The media commentary that followed the surprising (to me, and to many others) August 7th federal extortion conviction of Kenneth Brissette and Timothy Sullivan, senior aides to Boston Mayor Marty Walsh, misses the point as to why this verdict, and the prosecution that culminated in this result, are so dangerous to civil society and, not so incidentally, to all of our civil liberties.
The federal extortion statute suffers from a vagueness problem, such that it is impossible to discern a clear line between illegal pressure to obtain what is not due you, and perfectly lawful pressure that a labor union and its allies may (and very often do) exert on a recalcitrant non-union or anti-union employer. In the absence of such a line, labor union officials and their political allies, including the likes of Brissette, Sullivan and Walsh, risk indictment while performing rather ordinary political tasks.
In other words, this indictment and especially the conviction place intimidating power in the hands of federal prosecutors and consequently can deter elected officials from performing the duties that those who elected them have a right to expect. Walsh, a former labor union official who was elected with strong labor support, was obviously going to be a pro-labor, rather than a pro-management, mayor.
Some background is necessary.
After U.S. District Judge Leo Sorokin in March of 2018 dismissed the indictment on the ground that Brissette and Sullivan’s conduct did not amount to criminal extortion, the prosecutors, rather than drop the case as hopelessly flawed, instead appealed to the Court of Appeals for the First Circuit. The First Circuit, less perspicacious than Judge Sorokin, and to my own considerable surprise, reinstated the charges a year later, and Lelling’s office took another swing at bat. Now, five months later, the jury unanimously voted to convict. Brissette and Sullivan’s lawyers are planning to ask Judge Sorokin to throw out the jury’s verdict and acquit the defendants – an action that, if taken by the judge, would be appealable by the feds to the First Circuit.
Eventually, the case could make its way to the Supreme Court. Even though the nation’s highest court accepts for appellate review only a small percentage of the cases presented to it – about 5% – this case would have a better-than-average chance of being taken up. Why? Because for well over a decade now, the Supreme Court has demonstrated its intent to reel in wide-ranging prosecutions brought by overzealous prosecutors who, armed with vague and broad federal anticorruption statutes, seek to criminalize the familiar give-and-take of ordinary politics.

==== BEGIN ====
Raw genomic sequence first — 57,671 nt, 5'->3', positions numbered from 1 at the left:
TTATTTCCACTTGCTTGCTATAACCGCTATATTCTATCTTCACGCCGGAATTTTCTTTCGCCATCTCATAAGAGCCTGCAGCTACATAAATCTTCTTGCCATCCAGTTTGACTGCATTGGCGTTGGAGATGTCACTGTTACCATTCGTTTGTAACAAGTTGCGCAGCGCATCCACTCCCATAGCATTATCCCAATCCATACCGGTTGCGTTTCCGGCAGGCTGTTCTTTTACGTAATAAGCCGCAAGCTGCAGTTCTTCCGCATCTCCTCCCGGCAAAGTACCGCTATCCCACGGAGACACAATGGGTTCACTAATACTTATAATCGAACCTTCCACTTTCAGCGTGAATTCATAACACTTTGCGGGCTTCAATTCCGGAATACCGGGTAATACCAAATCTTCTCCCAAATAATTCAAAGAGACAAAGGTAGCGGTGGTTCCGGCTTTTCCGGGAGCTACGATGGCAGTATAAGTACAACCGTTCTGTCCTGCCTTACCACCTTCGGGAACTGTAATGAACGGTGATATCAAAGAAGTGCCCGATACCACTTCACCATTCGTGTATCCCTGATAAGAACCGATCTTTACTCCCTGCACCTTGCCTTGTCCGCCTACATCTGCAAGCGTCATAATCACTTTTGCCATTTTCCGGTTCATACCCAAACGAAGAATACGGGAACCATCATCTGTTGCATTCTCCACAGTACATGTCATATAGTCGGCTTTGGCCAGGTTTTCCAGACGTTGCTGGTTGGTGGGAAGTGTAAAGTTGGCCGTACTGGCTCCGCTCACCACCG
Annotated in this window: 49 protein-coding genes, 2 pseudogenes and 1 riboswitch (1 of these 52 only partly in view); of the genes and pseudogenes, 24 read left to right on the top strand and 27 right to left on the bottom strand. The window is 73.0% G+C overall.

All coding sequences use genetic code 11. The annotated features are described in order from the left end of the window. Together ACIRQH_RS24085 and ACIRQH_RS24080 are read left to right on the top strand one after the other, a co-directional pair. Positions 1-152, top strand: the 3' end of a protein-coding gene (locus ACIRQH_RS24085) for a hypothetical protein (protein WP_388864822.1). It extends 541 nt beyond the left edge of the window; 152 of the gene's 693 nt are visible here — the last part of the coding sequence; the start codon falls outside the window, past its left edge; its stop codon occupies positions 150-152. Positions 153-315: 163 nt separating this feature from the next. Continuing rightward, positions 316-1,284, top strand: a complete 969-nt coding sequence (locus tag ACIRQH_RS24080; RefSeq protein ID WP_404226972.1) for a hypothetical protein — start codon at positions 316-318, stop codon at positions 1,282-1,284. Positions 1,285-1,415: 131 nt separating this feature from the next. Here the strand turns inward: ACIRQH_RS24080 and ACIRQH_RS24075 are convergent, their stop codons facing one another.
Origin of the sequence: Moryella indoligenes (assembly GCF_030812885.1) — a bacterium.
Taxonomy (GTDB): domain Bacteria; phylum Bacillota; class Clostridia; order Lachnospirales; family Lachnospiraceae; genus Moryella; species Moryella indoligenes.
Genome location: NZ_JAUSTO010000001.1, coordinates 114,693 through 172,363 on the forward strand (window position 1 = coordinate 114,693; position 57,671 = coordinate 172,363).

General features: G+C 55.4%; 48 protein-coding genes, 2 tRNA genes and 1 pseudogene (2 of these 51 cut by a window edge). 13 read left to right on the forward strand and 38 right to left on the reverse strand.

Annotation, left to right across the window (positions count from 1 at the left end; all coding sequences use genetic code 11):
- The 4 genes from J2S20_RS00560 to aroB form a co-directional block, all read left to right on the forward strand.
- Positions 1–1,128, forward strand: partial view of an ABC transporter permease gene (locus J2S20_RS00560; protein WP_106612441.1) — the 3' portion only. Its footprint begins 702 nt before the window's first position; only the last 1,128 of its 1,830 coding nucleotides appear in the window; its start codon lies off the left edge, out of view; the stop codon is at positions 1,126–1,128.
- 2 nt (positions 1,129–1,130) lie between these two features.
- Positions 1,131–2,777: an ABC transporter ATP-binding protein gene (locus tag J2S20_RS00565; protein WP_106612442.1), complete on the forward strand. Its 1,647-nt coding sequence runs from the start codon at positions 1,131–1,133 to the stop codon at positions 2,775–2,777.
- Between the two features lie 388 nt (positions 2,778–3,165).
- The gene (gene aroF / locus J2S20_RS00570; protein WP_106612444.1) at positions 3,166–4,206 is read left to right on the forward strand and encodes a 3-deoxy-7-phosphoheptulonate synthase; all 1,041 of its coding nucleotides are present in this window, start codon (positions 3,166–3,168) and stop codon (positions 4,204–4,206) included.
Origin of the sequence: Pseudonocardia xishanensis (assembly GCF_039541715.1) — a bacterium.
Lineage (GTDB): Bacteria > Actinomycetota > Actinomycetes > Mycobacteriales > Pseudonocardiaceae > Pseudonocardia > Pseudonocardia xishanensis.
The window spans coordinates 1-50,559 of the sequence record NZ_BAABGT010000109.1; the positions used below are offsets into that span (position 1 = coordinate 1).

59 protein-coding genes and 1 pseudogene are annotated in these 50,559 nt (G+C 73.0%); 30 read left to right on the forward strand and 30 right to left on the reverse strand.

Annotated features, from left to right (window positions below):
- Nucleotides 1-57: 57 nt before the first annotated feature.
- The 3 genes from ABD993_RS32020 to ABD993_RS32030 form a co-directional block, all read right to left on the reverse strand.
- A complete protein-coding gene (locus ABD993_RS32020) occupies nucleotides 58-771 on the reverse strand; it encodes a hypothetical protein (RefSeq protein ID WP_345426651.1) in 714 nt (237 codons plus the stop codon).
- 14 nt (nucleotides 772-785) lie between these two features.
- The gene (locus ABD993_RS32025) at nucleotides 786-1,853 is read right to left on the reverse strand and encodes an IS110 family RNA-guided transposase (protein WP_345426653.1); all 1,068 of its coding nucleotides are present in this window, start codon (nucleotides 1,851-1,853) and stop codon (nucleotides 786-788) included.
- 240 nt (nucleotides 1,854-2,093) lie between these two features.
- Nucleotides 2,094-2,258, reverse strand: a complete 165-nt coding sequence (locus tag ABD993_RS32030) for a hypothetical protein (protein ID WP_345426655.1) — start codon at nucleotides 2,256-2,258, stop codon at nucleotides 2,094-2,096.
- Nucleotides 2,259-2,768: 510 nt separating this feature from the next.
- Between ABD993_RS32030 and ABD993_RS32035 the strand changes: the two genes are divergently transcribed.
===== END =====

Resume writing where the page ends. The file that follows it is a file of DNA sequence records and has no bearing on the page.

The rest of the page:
The Supreme Court in June 2016 unanimously threw out the federal corruption conviction of former Virginia Governor Bob McDonnell, ruling that the extortion statute was not meant to criminalize routine political behavior. Governor McDonnell’s conduct might have been tawdry – he gave “access” to a mogul who showered gifts on McDonnell and his wife—but the mogul did not end up with the lucrative contract he sought. Tawdry conduct, the justices said, does not equal criminal conduct.
McDonnell followed the 2010 high court‘s decision in Citizens United v. Federal Election Commission, the case that threw out certain campaign finance limitations on the ground that, far from signifying corruption, the campaign finance system—where donors could richly finance a candidate of their choice—benefited from First Amendment protection. Donors’ money may amplify and support political choices. Again, certain aspects of the raw game of politics might not always be pretty, but this does not equal criminal conduct.
That same year, the Supreme Court reversed the conviction of former Enron executive Jeffrey K. Skilling, ruling that federal anticorruption statutes criminalizing the deprivation of the citizenry of the “honest services” of public officials could be applied only to core bribes and kickbacks. The high court said that “ingratiation and access,” so common in politics, do not equal corruption.